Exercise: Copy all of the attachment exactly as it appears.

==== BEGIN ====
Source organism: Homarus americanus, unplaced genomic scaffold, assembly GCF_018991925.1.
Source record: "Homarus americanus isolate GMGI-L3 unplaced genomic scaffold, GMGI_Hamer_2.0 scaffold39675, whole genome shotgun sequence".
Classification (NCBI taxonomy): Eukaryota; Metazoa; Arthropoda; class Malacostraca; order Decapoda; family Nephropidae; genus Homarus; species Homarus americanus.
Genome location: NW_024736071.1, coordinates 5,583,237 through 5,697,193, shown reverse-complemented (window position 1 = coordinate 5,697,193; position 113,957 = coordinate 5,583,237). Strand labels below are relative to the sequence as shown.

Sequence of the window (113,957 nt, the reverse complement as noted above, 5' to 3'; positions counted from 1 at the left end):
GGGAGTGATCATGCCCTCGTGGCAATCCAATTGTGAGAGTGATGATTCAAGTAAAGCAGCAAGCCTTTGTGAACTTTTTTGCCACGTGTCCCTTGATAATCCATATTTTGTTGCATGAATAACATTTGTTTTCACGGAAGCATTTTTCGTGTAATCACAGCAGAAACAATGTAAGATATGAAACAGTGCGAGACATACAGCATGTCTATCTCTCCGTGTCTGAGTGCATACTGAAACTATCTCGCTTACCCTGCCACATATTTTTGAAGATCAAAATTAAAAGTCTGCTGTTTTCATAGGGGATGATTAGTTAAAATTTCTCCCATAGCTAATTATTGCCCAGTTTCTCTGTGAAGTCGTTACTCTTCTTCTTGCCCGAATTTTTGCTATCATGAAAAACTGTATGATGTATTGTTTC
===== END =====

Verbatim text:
Source organism: Homarus americanus, unplaced genomic scaffold, assembly GCF_018991925.1.
Source record: "Homarus americanus isolate GMGI-L3 unplaced genomic scaffold, GMGI_Hamer_2.0 scaffold39675, whole genome shotgun sequence".
Classification (NCBI taxonomy): Eukaryota; Metazoa; Arthropoda; class Malacostraca; order Decapoda; family Nephropidae; genus Homarus; species Homarus americanus.
Genome location: NW_024736071.1, coordinates 5,583,237 through 5,697,193, shown reverse-complemented (window position 1 = coordinate 5,697,193; position 113,957 = coordinate 5,583,237). Strand labels below are relative to the sequence as shown.

Sequence of the window (113,957 nt, the reverse complement as noted above, 5' to 3'; positions counted from 1 at the left end):
GGGAGTGATCATGCCCTCGTGGCAATCCAATTGTGAGAGTGATGATTCAAGTAAAGCAGCAAGCCTTTGTGAACTTTTTTGCCACGTGTCCCTTGATAATCCATATTTTGTTGCATGAATAACATTTGTTTTCACGGAAGCATTTTTCGTGTAATCACAGCAGAAACAATGTAAGATATGAAACAGTGCGAGACATACAGCATGTCTATCTCTCCGTGTCTGAGTGCATACTGAAACTATCTCGCTTACCCTGCCACATATTTTTGAAGATCAAAATTAAAAGTCTGCTGTTTTCATAGGGGATGATTAGTTAAAATTTCTCCCATAGCTAATTATTGCCCAGTTTCTCTGTGAAGTCGTTACTCTTCTTCTTGCCCGAATTTTTGCTATCATGAAAAACTGTATGATGTATTGTTTC